Is there any risk of wort infection by not sanitizing hops before dry hopping?

2 Answers 2


There is an infection risk any time you open up your fermenter and especially when you throw stuff into it. If you dry hop at the right time you reduce that risk.

  • The alcohol built up protects against infection
  • The hops already in the beer act as a preservative
  • The pH is unfriendly to new growth
  • Most of the easy to eat sugars are already consumed

For these reasons, it is important to dry hop late in the fermentation. You need to allow alcohol and carbon dioxide to build up in solution to fight off invaders. Listen to the Dec 8, 2008 episode of Brew Strong for techniques and technicalities.

The same rules apply to many other fermentation additions. Other herbs and chips can be thrown right in. The more surface area the addition has - the more nooks & crannies - the larger risk of infection because there are more places for baddies to hide. I recommend soaking wood chips in alcohol of some sort, for example.


I've put hops for dry-hopping into a sterilized mesh bag (note* the bag was boiled in a pot of water and cooled with lid on to RT before adding the hops). I then squirt the outside of the bag with a squirt-bottle filled with grain alcohol. This kept things sterile and allowed for hop infusion without messy hop bits ending up in the final beer.

  • 2
    The squirting with alcohol is far from sterile my friend, but it probably helps a little with sanitation.
    – brewchez
    Commented Jan 19, 2010 at 13:34
  • v true...i'm a chemist, not a biologist...i still get those two mixed up. i do spray everything from equipment, surfaces, bottle necks, etc, with a 70% ethanol/water solution....have never had an infection.
    – Arlo427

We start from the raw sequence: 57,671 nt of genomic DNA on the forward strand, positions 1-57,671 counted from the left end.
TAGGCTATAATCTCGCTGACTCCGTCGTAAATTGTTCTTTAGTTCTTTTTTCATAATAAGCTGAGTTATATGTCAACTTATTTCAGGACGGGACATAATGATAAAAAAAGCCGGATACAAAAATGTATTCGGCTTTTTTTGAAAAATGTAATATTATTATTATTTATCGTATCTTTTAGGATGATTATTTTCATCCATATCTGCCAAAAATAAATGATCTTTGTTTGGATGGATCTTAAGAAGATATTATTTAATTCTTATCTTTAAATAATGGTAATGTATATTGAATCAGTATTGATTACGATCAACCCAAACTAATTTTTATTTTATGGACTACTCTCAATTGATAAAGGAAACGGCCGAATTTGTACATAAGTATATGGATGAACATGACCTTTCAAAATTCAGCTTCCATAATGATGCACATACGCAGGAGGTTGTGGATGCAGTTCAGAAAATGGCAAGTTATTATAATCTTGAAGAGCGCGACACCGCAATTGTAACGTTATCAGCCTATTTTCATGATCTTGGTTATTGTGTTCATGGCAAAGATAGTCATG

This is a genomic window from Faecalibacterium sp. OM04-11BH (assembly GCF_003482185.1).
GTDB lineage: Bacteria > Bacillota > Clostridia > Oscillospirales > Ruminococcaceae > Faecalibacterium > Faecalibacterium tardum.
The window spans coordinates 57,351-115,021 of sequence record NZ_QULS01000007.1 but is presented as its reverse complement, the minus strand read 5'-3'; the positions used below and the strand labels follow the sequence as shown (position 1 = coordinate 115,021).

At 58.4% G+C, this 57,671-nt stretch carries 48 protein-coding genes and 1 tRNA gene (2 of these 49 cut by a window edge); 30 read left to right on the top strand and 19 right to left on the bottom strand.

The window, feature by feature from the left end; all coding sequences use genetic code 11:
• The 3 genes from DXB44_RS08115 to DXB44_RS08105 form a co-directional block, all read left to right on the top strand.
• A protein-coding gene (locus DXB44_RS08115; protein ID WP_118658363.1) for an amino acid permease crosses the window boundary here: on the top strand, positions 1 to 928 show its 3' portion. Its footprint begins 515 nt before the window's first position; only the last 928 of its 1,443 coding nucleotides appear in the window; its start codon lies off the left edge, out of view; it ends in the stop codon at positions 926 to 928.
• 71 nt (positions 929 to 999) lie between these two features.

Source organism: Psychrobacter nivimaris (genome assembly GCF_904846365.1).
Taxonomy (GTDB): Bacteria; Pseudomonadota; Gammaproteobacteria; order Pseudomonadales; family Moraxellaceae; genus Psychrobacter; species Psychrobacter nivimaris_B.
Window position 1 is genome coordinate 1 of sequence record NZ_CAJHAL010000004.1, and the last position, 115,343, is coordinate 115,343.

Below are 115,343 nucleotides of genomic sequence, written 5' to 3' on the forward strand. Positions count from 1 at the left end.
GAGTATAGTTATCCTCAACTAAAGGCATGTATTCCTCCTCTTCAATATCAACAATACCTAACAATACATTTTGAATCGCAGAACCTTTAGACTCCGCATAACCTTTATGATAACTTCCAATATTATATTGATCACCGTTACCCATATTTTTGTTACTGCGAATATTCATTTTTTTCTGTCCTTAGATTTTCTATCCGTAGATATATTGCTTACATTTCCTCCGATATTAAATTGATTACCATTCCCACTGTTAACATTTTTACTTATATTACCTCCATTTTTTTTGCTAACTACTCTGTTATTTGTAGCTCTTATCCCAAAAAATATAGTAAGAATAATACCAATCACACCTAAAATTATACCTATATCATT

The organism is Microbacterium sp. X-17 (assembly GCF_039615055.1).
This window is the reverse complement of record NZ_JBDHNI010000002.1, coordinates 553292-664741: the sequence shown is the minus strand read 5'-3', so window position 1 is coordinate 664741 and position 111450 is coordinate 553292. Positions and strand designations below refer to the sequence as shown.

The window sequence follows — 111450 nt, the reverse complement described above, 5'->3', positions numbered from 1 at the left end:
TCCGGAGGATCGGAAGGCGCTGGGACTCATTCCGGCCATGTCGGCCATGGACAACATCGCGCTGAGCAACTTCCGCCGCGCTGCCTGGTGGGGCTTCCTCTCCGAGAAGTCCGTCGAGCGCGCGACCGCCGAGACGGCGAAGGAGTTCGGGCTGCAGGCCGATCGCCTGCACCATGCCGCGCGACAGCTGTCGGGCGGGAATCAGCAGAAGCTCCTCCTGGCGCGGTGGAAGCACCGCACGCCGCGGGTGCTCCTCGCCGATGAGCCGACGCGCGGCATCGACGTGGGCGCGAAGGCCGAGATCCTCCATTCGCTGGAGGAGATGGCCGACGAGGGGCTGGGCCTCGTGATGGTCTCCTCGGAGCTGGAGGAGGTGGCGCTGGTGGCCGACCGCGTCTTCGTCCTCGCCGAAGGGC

Commented Jan 19, 2010 at 15:56
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    This is a bad dry-hopping technique as it will boil off desirable hop aromas. It is the very volatile α-acids that yield wonderful hop smells. α-acids are not soluble in water, but they do dissolve in alcohol. This is why we boil to get hop flavor (and some aroma) and dry-hop to get aroma (and some flavor). Commented Jan 27, 2010 at 23:45
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    the bag is boiled and cooled prior to hop addition for sanitation
    – Arlo427
    Commented Jan 28, 2010 at 21:00
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    @Dean, Alpha acids (humulone, cohumulone, and adhumulone) are responsible for the bitterness hops impart to beer in a process called isomerization that occurs when you boil them. The the oils that impart aroma and flavor (which are indeed either evaporated or degraded when boiled) are composed of compounds to include Myrcene, Humulene, Caryophyllene, farnesene, and other hydrocarbons. So essentially, when you boil hops you create the bittering compounds, but lose the flavor/aroma compounds. (Source: Daniels, Ray, "Designing Great Beers," 1996, 2000)
    – Mike S
    Commented Nov 23, 2010 at 2:53

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